The reaction has been mostly led by patrons who say they cannot imagine Santa Clarita with libraries run for profit.Whatever one may think of Mr. Pezzasnite's business, he has described an overlooked phenomena. Why books and the libraries that contain them are regarded as "somehow ... sacred" is precisely what the Iconic Books Project tries to describe, on this blog, through our symposia, and in our publications...
“A library is the heart of the community,” said one opponent, Jane Hanson. “I’m in favor of private enterprise, but I can’t feel comfortable with what the city is doing here.”
... The suggestion that a library is different — and somehow off limits to the outsourcing fever — has been echoed wherever L.S.S.I. has gone.
... “Public libraries invoke images of our freedom to learn, a cornerstone of our democracy,” Deanna Hanashiro, a retired teacher, said at the most recent city council meeting.
Iconic books are texts revered as objects of power rather than just as words of instruction, information, or insight. In religious and secular rituals around the globe, people carry, show, wave, touch and kiss books and other texts, as well as read them. This blog chronicles such events and activities. (For more about iconic books, see the links to the Iconic Books Project at left.)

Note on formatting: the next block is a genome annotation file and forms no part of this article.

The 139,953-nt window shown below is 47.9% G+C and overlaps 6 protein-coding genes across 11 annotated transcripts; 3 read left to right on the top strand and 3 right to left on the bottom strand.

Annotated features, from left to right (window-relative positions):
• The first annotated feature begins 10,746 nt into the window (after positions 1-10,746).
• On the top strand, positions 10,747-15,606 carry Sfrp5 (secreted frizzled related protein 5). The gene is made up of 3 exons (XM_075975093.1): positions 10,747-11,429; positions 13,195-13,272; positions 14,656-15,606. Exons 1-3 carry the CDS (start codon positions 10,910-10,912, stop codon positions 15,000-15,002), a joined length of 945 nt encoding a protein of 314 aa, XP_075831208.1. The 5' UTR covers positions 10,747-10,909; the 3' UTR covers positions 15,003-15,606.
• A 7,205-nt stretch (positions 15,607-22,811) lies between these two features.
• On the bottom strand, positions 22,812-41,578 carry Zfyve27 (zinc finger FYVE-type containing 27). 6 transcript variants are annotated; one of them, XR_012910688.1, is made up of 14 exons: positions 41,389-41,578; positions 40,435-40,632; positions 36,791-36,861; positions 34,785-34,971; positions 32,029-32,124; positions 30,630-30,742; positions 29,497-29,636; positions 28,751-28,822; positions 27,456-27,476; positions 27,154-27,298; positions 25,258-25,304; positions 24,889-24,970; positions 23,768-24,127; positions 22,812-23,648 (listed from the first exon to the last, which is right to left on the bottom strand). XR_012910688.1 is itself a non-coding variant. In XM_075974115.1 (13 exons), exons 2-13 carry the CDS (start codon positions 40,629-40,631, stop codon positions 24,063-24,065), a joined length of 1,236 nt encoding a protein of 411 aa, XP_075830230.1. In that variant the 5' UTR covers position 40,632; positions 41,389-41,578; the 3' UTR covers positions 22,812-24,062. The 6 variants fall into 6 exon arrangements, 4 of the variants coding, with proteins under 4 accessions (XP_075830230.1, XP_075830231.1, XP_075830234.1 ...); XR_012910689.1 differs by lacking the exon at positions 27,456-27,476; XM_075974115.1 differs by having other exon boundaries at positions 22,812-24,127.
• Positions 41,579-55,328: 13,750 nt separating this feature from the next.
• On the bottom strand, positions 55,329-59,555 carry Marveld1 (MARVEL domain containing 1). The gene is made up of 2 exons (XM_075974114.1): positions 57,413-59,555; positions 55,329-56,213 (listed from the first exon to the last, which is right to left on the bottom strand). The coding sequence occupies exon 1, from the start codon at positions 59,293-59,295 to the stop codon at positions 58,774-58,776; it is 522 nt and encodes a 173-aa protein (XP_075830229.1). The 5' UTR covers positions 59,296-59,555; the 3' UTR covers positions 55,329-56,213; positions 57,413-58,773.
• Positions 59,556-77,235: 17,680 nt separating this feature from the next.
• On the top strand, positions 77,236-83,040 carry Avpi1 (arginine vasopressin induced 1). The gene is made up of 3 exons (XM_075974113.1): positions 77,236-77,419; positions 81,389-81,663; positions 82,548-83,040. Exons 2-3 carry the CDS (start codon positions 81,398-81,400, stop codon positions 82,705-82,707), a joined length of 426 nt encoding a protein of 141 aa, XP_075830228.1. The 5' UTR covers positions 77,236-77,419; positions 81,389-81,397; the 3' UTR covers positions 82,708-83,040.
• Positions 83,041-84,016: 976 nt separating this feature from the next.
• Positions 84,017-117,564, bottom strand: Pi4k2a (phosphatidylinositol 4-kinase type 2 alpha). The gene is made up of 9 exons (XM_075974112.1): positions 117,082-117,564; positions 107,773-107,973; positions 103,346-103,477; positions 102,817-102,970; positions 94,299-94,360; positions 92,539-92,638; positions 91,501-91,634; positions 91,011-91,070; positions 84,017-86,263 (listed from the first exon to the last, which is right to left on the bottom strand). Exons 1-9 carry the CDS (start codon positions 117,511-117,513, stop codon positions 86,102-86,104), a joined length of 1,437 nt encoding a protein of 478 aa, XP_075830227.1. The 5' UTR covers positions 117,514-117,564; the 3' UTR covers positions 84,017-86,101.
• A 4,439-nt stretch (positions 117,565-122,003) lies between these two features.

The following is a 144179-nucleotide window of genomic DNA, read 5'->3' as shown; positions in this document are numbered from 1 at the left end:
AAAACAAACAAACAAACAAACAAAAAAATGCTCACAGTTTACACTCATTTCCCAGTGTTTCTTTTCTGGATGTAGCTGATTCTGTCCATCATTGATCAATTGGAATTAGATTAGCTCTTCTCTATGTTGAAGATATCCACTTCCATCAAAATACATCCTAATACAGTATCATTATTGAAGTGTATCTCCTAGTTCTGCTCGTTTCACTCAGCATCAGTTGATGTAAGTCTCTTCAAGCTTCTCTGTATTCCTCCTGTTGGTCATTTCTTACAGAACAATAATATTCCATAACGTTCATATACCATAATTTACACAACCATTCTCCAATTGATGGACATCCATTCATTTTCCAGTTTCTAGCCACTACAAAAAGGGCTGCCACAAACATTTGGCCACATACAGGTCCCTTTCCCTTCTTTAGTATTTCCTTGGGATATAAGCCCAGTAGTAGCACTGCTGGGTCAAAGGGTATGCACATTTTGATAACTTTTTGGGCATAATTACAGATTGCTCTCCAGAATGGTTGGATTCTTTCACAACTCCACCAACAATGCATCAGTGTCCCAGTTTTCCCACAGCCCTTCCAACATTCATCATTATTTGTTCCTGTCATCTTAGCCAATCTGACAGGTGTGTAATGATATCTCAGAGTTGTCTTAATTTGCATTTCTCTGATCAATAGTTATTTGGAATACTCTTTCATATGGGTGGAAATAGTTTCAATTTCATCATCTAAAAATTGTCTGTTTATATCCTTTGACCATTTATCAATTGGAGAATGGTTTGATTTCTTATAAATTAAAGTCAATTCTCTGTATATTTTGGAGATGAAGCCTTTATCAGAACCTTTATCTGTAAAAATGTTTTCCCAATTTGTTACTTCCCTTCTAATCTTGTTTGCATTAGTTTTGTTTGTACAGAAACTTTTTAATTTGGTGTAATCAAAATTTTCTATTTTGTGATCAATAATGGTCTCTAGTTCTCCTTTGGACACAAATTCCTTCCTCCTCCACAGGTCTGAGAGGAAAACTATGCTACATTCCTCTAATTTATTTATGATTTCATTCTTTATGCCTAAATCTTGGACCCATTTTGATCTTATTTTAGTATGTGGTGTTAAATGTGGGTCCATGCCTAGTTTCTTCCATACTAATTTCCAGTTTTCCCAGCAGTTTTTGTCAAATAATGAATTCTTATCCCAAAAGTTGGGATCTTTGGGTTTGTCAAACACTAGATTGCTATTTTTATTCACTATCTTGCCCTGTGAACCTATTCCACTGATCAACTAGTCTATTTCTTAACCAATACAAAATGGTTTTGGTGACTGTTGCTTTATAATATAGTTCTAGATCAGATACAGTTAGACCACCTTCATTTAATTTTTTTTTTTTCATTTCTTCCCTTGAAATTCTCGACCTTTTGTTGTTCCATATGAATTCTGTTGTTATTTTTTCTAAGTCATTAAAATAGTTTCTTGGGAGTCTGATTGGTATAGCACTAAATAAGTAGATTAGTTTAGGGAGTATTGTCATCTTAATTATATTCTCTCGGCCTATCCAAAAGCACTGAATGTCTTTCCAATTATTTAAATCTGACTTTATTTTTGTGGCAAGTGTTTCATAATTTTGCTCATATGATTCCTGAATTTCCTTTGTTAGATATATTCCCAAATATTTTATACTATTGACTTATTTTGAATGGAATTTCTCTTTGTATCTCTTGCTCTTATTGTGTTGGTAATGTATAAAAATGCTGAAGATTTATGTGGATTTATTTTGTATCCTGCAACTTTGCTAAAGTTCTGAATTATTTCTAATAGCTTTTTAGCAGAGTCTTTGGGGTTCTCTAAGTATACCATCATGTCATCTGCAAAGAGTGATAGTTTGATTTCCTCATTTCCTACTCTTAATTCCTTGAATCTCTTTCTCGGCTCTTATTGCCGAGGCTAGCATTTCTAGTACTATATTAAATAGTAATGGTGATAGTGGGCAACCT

Sunday, September 26, 2010
Privatization vs. "Sacred" Public Libraries
Posted by Jim Watts
The New York Times reports that a private company, Library Systems & Services, has been hired to manage public libraries in California, Oregon, Tennessee and Texas. CEO Frank E. Pezzasnite describes the resistance he has encountered to such privatization with frustrated sarcasm: "There’s this American flag, apple pie thing about libraries. Somehow they have been put in the category of a sacred organization."